6.8. Raisin is expanding across multiple physical and online markets 43
6.9. Incumbent providers have already begun to copy the innovators 43
6.9.1. Santander Wallet 43
6.9.2. Lloyds Banking Groups Save The Change 43
6.9.3. NatWests Mimo 44
6.10. Other innovative news 44
6.10.1. Nationwide PayDay SaveDay 44
6.10.2. Monzo offers salary sorter and budgeting tools 44
7.1. Abbreviations and acronyms 46
7.2. Methodology 46
7.2.1. GlobalDatas 2019 Banking and Payments Survey 46
7.3. Secondary sources 46
7.4. Further reading 48

List of Figures
Figure 1: Cash ISAs are forecast to grow faster than non-ISA deposits over the forecast period 8
Figure 2: For the last 18 months, consumers have made neutral or positive deposits in cash ISAs 9
Figure 3: As both ISA and non-ISA APRs fall, the gap between them widens 10
Figure 4: Cash ISA and non-ISA deposit growth is set to slow over the forecast period 11
Figure 5: Market expectations have varied significantly due to the perceived likelihood of a no-deal Brexit 12
Figure 6: Rates on easy access and fixed-rate bonds have fallen since January 2019 13
Figure 7: Rising real wages and weak growth will lead consumers to save more 14
Figure 8: Low inflation, rising wages, and heightened uncertainty have assisted consumers ability to save 15
Figure 9: Skipton Building Society holds the lions share of LISA accounts 16
Figure 10: Several P2P lenders have ceased operations in the last few years after their business model failed 18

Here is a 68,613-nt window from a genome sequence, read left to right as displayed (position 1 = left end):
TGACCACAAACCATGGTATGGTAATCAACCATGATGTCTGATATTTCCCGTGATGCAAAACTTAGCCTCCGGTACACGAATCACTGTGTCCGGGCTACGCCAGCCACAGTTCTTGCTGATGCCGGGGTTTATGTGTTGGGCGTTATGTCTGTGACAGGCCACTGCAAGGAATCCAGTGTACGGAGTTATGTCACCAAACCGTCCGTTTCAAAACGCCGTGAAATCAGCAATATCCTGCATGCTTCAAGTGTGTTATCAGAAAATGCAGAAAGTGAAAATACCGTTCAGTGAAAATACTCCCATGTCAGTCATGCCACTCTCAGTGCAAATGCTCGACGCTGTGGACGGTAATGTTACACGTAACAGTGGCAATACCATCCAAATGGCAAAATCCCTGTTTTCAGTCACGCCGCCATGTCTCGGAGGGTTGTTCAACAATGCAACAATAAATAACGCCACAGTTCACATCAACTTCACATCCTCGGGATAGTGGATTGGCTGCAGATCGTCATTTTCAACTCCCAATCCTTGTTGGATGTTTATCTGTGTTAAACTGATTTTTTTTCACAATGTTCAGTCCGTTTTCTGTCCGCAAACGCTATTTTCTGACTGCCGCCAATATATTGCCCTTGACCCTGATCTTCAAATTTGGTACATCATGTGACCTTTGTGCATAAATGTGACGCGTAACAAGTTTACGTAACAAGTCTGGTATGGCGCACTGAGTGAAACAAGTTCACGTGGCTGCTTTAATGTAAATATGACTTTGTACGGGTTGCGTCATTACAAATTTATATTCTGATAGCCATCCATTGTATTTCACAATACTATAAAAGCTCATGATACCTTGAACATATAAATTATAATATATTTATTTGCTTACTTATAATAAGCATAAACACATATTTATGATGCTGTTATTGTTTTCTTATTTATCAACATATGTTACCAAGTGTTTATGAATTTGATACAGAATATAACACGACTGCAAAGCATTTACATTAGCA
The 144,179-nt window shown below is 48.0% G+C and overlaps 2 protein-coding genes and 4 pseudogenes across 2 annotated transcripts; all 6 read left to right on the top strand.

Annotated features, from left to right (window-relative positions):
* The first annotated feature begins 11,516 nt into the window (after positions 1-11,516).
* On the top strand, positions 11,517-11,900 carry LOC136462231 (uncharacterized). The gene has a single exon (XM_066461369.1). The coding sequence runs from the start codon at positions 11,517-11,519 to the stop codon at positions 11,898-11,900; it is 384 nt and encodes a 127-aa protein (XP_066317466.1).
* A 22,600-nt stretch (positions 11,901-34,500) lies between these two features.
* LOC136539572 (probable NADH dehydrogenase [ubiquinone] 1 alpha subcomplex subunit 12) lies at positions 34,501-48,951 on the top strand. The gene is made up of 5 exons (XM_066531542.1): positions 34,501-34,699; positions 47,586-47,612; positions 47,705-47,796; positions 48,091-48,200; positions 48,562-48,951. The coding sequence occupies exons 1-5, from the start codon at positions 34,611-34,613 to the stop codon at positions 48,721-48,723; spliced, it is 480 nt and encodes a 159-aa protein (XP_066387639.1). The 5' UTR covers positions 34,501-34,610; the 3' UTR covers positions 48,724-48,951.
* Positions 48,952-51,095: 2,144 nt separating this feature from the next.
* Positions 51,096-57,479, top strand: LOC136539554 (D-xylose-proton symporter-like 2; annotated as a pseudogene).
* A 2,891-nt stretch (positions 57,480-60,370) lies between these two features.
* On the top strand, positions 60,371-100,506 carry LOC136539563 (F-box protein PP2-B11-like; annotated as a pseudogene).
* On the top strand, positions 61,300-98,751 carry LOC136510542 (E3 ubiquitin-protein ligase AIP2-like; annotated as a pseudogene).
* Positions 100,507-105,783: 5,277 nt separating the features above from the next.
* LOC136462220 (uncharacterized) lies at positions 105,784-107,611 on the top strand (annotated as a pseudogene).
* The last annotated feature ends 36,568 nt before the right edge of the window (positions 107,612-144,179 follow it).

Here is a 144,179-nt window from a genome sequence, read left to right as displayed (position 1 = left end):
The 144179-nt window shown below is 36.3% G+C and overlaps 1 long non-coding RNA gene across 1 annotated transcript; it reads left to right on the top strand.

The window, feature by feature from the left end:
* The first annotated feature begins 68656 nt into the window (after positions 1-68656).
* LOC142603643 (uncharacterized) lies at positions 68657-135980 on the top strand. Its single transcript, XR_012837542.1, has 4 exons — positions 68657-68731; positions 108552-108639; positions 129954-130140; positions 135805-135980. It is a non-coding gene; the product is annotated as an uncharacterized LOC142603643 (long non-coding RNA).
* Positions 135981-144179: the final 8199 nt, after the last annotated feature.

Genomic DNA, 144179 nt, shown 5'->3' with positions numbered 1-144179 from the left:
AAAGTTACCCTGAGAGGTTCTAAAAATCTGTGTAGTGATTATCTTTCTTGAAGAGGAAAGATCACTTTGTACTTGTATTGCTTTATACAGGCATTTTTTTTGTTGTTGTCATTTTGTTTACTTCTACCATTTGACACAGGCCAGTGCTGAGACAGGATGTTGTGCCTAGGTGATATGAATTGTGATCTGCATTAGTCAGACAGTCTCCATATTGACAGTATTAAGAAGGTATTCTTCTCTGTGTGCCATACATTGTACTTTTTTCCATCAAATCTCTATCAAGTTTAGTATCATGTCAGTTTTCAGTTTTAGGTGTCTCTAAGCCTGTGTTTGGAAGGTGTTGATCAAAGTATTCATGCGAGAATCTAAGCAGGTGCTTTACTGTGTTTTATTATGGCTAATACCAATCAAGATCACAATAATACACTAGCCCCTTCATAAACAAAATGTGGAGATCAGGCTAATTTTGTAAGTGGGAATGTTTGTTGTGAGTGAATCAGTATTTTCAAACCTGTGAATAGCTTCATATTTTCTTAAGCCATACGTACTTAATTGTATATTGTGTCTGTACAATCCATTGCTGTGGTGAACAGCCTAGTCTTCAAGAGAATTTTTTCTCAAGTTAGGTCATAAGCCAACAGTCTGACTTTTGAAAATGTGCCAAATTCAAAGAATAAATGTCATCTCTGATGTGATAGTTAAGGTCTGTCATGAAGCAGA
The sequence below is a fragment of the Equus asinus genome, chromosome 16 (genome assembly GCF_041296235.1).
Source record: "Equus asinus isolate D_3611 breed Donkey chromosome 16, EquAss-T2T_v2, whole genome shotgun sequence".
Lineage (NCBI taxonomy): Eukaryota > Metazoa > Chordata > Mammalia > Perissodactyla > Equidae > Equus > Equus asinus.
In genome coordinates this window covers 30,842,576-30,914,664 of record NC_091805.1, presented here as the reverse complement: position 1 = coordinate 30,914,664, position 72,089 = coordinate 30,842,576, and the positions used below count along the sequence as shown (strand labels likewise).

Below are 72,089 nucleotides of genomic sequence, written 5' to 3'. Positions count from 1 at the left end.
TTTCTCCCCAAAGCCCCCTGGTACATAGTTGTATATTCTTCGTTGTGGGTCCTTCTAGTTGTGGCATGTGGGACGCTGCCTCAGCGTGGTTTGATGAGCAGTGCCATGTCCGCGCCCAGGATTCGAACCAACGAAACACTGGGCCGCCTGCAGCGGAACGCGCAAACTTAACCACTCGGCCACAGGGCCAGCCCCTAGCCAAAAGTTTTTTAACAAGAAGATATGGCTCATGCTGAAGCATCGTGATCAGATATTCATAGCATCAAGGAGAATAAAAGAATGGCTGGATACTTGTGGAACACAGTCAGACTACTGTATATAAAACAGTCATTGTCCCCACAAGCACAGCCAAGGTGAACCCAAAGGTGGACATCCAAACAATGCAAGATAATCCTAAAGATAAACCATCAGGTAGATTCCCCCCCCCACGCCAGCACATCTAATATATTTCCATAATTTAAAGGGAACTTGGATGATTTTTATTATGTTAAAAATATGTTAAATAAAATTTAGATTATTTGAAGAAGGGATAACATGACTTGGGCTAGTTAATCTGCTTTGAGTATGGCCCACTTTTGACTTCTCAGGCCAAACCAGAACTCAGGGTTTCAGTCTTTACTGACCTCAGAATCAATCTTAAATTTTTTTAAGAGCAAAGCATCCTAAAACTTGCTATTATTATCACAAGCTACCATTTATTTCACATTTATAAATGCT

Figure 11: Lloyds remains dominant, but it has lost 4.4pp market share over the review period 21
Figure 12: Al Rayan Bank offers the best rate for one-year fixed-rate bonds 24
Figure 13: Most incumbent banks have closed hundreds of branches since 2015 26
Figure 14: The majority of customers use digital channels to manage their savings 27
Figure 15: First Direct and Nationwide lead in terms of consumer sentiment 29
Figure 16: Customers exclusively choosing a bank for saving is a useful proxy for a good savings provider 30
Figure 17: Money saving tools are the most popular of the savings features, but still lack support 31
Figure 18: Online banking remains the dominant method for managing a savings account 32
Figure 19: Supply and demand side propositions from the FCA 33
Figure 20: Potential savings account switchers are the same demographic as potential current account switchers 35
Figure 21: The Cleo chatbot has been designed to be witty, informative, and appealing to 20-30 year olds 38
Figure 22: Consumer reviews said they were put off by the constant memes and notifications from Chip 40
Figure 23: Consumers investing in cash have faced a decade of almost constant negative real returns 42

Make an enquiry before buying this Report

Please fill the enquiry form below.

  • Full Name *
  • Your Email *
  • Job Title
  • Company
  • Phone No. * (Pls. Affix Country Code)
  • Message
  • Security Code *